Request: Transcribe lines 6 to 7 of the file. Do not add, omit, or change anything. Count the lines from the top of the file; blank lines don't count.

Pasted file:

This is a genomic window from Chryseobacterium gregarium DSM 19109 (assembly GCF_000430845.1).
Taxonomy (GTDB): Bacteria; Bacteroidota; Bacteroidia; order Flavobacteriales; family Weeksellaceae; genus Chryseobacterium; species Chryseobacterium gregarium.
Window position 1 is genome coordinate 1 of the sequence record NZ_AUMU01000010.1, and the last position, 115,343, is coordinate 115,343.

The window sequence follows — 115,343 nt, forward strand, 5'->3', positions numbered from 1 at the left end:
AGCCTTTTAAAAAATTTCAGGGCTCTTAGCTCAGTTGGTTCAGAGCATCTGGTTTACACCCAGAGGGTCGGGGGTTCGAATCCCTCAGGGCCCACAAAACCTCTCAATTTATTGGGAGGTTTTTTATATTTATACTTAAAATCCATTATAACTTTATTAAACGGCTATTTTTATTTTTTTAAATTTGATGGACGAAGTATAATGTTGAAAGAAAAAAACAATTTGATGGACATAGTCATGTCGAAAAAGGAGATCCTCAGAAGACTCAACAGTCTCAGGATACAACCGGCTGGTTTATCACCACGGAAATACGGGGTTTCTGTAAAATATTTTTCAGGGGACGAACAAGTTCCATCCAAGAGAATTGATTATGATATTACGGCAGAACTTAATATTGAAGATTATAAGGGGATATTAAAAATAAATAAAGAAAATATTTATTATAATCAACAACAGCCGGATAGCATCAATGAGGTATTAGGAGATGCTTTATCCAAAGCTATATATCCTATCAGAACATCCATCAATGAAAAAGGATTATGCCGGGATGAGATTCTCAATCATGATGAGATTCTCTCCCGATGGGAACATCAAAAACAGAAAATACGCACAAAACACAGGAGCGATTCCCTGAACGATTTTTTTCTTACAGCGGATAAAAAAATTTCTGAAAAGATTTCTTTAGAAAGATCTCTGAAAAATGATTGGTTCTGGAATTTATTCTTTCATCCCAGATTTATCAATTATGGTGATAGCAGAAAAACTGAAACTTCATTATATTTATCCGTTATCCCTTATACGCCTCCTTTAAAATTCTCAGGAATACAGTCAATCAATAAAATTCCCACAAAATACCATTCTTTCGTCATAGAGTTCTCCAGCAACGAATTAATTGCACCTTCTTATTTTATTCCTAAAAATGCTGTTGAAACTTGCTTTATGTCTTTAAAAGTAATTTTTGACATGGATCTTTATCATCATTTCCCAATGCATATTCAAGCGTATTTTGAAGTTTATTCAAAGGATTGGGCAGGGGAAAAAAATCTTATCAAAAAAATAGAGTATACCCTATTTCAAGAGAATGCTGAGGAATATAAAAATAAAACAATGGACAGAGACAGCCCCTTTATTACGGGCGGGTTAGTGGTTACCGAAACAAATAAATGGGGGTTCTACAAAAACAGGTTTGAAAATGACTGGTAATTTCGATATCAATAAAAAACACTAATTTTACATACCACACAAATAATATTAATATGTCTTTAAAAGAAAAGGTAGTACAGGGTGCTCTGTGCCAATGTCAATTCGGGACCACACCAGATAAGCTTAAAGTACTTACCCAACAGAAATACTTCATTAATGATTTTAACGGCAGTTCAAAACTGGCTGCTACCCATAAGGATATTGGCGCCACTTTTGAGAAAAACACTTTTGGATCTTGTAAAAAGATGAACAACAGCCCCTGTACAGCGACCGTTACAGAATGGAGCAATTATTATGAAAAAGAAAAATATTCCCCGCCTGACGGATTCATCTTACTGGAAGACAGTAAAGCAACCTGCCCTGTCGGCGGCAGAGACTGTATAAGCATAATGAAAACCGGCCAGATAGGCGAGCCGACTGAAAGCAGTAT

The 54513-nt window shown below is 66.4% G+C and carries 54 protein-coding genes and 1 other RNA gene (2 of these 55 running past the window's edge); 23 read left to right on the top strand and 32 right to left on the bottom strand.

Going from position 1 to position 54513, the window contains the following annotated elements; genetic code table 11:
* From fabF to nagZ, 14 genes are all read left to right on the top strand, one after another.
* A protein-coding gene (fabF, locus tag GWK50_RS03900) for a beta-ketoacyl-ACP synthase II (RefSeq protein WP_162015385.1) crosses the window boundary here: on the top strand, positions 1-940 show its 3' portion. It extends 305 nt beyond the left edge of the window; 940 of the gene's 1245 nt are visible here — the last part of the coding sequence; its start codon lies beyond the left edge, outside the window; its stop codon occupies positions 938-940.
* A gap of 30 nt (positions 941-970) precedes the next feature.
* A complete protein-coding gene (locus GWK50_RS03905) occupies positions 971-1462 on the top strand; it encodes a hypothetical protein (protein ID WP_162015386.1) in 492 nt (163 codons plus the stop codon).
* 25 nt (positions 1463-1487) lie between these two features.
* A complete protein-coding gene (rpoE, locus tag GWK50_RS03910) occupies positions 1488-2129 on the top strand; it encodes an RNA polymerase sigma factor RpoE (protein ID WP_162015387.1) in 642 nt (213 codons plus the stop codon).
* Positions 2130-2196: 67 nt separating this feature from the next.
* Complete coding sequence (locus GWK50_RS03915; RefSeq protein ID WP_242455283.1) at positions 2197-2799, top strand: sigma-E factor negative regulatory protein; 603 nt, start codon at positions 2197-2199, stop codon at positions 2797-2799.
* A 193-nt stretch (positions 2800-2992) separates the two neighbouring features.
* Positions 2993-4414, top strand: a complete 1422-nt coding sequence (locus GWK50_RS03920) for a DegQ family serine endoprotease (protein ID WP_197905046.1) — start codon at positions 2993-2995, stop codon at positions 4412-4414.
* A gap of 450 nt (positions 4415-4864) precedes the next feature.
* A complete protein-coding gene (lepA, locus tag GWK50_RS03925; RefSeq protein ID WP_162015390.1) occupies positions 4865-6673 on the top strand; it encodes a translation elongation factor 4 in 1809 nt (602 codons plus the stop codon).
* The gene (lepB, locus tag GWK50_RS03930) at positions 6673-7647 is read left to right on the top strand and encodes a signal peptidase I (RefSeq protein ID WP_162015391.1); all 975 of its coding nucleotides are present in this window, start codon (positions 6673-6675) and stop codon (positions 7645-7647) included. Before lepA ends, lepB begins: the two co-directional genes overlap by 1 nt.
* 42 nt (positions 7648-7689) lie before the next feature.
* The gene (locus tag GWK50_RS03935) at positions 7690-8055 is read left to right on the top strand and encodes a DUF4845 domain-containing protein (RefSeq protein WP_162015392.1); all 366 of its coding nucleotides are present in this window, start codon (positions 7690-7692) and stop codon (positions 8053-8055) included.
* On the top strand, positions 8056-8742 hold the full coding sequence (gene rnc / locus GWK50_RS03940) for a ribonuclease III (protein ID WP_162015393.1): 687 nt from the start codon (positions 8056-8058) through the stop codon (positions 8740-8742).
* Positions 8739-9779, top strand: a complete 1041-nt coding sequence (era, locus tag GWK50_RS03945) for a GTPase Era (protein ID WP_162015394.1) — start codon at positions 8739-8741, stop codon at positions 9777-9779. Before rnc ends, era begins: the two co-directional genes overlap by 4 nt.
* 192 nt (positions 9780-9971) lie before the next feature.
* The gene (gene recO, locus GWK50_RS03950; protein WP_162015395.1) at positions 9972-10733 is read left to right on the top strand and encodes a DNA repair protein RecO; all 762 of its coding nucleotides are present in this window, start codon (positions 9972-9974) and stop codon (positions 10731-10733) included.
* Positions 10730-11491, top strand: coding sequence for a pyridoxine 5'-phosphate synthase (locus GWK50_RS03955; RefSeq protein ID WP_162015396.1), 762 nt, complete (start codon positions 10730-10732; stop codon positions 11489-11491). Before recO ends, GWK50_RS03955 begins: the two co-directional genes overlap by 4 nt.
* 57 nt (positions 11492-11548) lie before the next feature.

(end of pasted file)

The 54513-nt window shown below is 66.4% G+C and carries 54 protein-coding genes and 1 other RNA gene (2 of these 55 running past the window's edge); 23 read left to right on the top strand and 32 right to left on the bottom strand.

Going from position 1 to position 54513, the window contains the following annotated elements; genetic code table 11: